Kimberly Sevilla, owner of Rose, Red & Lavender, a garden center and flower shop in East Williamsburg, set out this summer to build a garden to grow food on the vacant lot next to her shop.
We stopped by for a visit just as things were taking shape in late May, to chat about her ‘growing’ obsession and her plans for the new garden project.
With summer in full swing, we thought it was high time to stop by again to check on the garden’s progress.
Wow Kimberly! The last time I was here, in late May, there was just soil in that bed, all the others were empty, and you were going to be planting the next day. It looks a lot different now!
Yes, we’ve got five beds planted. Three of them are based on different ethnic cuisines. We have an Italian garden, a Polish/German garden and an American/Mexican garden. Some local school kids planted the fourth bed, and I recently added a fifth bed and got that planted too.
I decided to do a little experiment with soil types. I’m using different soil mixes in each bed to see what works best here. The first bed I planted using Organic Mechanics soil – a mix made by a great company in Pennsylvania.
In the second bed I used local organic topsoil from Hamptons Estate, with organic compost and composted mulch. That’s probably the cheapest soil. It’s really heavy stuff, so if someone has a rooftop garden or something, I wouldn’t recommend using it. It’s very heavy.
Something like this weights about 150 pounds per cubic foot when wet, where others might way as little as 40 pounds per cubic foot.
I’m actually working on a lightweight soil for rooftops with a company in the Bronx. They have a soil they’ve created for commercial greenroofs that they sell in commercial bales – you need a crane or a forklift to pick it up. We’re working together to create a bagged line so that gardeners who want to do a small project on their roof can have that available to them.
That soil is actually made out of polystyrene – recycled packing peanuts. It’s a very fine soil made with polystyrene and vermiculate. You have to cover it to keep it from blowing away because it’s so fine.
The polystyrene absorbs some water, but it’s mostly just fill. Most soil is just fill – things like coconut shells or rice shells that just fill the space along with some nutrients and minerals sprinkled throughout. That’s why it’s important to add organic matter to soil – to give the plants you’re growing a rich mix of nutrients and minerals.
I’ve experimented with planting in pure compost, thinking things would grow like crazy, but they actually didn’t grow nearly as well as when I planted in a 50/50 mix of soil and compost.
So we’ll see what happens with the different soil mixes.
In the Italian garden, I’ve got white zucchini. It grows very long and curves. It has a very soft skin, so it’s very easy to cook with. I haven’t seen it much in the markets around here, but it’s very popular with the Italians. Traditional zucchini is a bush plant. These are winding plants, so you can train them to grow super-tall and they don’t take up a lot of space in your garden.
We also have the Sicilian eggplants, which are a smaller eggplant that are a light purple in color. They’re spherical, like a softball. I also put in here traditional green zucchini, San Marzano tomatoes, Genovese basil, and Italian parsely…some onions too.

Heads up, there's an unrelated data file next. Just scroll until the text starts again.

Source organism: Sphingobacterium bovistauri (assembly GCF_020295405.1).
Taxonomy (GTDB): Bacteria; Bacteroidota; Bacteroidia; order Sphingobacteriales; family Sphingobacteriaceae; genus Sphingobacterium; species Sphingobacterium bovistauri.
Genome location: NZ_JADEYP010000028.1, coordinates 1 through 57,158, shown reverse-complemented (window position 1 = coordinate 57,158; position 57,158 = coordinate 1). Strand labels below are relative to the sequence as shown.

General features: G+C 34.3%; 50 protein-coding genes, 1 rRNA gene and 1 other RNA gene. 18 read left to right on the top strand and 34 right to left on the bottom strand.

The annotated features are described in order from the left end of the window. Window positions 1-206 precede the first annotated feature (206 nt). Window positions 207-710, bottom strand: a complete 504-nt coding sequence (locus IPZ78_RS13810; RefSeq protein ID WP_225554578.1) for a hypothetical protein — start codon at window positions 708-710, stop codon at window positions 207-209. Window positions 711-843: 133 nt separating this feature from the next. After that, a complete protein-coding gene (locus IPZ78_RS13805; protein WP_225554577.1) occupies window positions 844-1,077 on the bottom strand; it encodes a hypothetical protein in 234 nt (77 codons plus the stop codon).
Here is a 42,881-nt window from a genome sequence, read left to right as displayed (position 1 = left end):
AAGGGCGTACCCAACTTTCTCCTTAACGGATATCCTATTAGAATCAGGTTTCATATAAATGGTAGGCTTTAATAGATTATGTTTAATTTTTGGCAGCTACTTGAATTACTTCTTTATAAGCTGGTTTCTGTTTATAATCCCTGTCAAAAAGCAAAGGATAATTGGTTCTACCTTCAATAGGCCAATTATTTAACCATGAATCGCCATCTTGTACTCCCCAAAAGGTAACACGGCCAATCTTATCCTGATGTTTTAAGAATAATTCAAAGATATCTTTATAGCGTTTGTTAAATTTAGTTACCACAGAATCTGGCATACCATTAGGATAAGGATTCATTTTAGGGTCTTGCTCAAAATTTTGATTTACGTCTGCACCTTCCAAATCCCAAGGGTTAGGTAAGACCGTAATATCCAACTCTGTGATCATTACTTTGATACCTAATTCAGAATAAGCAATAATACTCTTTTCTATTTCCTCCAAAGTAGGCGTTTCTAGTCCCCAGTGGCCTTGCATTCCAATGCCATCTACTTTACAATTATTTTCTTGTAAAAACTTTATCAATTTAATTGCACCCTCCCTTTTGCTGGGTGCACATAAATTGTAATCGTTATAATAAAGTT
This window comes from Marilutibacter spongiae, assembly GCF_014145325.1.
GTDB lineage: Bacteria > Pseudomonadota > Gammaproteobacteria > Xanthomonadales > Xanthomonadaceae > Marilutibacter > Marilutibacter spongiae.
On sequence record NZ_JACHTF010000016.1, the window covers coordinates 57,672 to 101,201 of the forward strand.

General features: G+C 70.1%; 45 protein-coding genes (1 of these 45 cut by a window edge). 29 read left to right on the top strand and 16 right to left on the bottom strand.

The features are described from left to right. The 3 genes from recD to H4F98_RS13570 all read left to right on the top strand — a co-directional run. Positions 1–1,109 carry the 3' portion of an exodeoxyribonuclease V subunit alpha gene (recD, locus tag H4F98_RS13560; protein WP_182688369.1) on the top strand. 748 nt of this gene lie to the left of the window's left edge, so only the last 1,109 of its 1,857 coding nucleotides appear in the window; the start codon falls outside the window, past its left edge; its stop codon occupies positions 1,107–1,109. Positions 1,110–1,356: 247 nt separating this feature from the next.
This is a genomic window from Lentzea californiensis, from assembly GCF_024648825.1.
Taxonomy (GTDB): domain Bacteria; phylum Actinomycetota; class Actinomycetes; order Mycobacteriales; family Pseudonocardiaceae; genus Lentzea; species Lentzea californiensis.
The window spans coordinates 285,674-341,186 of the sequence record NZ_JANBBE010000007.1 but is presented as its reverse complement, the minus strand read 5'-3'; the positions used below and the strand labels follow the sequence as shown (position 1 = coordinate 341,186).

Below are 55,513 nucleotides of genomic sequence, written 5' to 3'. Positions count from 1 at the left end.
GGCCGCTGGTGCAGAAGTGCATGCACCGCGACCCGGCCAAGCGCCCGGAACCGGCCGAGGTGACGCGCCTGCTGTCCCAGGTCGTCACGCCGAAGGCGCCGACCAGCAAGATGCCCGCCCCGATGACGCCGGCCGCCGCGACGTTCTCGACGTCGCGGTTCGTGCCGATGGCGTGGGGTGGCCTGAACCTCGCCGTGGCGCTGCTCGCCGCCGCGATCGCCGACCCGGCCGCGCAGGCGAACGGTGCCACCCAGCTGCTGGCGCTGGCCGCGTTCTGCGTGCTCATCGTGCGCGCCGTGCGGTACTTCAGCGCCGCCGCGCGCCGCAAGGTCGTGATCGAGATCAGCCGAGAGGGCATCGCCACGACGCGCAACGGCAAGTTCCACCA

It looks like the Italian garden is winning! That bed is really taking off. The medium they’re planted in is a soil mix called Pro-Mix, which has become available in consumer-sized bundles for the first time this summer. It’s got a peat base. It’s really densely planted too, which prevents weeds from growing.
In the American garden we have corn, yellow pear tomatoes, black krim tomatoes, parsley, swiss chard, kohlrabi, a lot of different hot peppers, and scattered in between everything are radishes, which will be harvested before the other plants get too big. Lots of variety in that one.
In the Polish/German bed we’ve got cucumbers, cabbages, celery, some tomatoes, kale, sage, dill…
I put in the most recent bed a few weeks ago. Ben Flanner, who runs Brooklyn Grange, has some extra tomato plants that he gave me. They’re an unknown heirloom variety, so we’ll see what we get! I think they’re Cherokee purples, but we’ll see. I put some basil and some herbs in here as well. He gave me a couple of okra plants. They’re in there too.
But my money is on the Italian garden right now – look at that thing!
It’s certainly exploding. Why do you think it’s winning?
I think it might get a little more light in that spot. The peat in the soil mix retains more moisture than the other soils, so that might help it too.
Except for the one with the plants Ben gave me and the one the schoolkids planted, all the beds were all planted at the same time. They all look like they’re at really different stages, but they’ll catch up to each other.
In another month you won’t be able to tell which were planted when. When the ambient temperature is above 75 degrees, vegetables, tomatoes and eggplants and things just take off and grow. If it’s cooler than that they’ll just hang out and not grow much. So there’s really no benefit to starting a garden early unless you can generate some heat until the ambient temperature comes up to above 75.
Commercial growers will put heating cables and that sort of thing in the soil. If you wanted to you could set up a series of black barrels filled with water and have a piping system running through the beds. So the solar energy would heat the water in the barrels and you could run it through the piping to warm the beds early or late in the season.
If you get the balance correct, it can be self-circulating. The heat will drive the hot water up and you can use gravity to bring it back down again to create a nice circular system. That’ll be my project five years from now, when my kids are in school!
We’ll check back in again with Kimberly in a few weeks.